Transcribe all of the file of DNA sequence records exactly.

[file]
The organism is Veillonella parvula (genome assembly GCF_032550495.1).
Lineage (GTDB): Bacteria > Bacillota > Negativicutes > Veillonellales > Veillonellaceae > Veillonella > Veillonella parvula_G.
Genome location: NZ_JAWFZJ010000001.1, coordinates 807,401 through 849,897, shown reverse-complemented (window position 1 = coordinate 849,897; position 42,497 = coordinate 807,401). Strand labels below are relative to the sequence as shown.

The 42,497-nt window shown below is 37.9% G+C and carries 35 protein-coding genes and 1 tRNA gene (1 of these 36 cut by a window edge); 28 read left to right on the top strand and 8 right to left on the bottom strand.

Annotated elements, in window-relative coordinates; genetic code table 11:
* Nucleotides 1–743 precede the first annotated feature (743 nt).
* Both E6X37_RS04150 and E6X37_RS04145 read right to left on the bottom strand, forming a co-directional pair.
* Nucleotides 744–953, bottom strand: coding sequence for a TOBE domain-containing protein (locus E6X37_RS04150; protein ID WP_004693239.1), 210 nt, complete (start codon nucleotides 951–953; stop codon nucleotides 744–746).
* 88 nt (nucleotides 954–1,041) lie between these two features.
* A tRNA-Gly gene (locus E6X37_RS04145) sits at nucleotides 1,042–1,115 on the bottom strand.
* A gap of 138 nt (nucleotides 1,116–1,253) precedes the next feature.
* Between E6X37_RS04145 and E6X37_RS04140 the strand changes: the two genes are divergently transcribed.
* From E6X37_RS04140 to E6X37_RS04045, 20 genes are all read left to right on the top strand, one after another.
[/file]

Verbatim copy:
The organism is Veillonella parvula (genome assembly GCF_032550495.1).
Lineage (GTDB): Bacteria > Bacillota > Negativicutes > Veillonellales > Veillonellaceae > Veillonella > Veillonella parvula_G.
Genome location: NZ_JAWFZJ010000001.1, coordinates 807,401 through 849,897, shown reverse-complemented (window position 1 = coordinate 849,897; position 42,497 = coordinate 807,401). Strand labels below are relative to the sequence as shown.

The 42,497-nt window shown below is 37.9% G+C and carries 35 protein-coding genes and 1 tRNA gene (1 of these 36 cut by a window edge); 28 read left to right on the top strand and 8 right to left on the bottom strand.

Annotated elements, in window-relative coordinates; genetic code table 11:
* Nucleotides 1–743 precede the first annotated feature (743 nt).
* Both E6X37_RS04150 and E6X37_RS04145 read right to left on the bottom strand, forming a co-directional pair.
* Nucleotides 744–953, bottom strand: coding sequence for a TOBE domain-containing protein (locus E6X37_RS04150; protein ID WP_004693239.1), 210 nt, complete (start codon nucleotides 951–953; stop codon nucleotides 744–746).
* 88 nt (nucleotides 954–1,041) lie between these two features.
* A tRNA-Gly gene (locus E6X37_RS04145) sits at nucleotides 1,042–1,115 on the bottom strand.
* A gap of 138 nt (nucleotides 1,116–1,253) precedes the next feature.
* Between E6X37_RS04145 and E6X37_RS04140 the strand changes: the two genes are divergently transcribed.
* From E6X37_RS04140 to E6X37_RS04045, 20 genes are all read left to right on the top strand, one after another.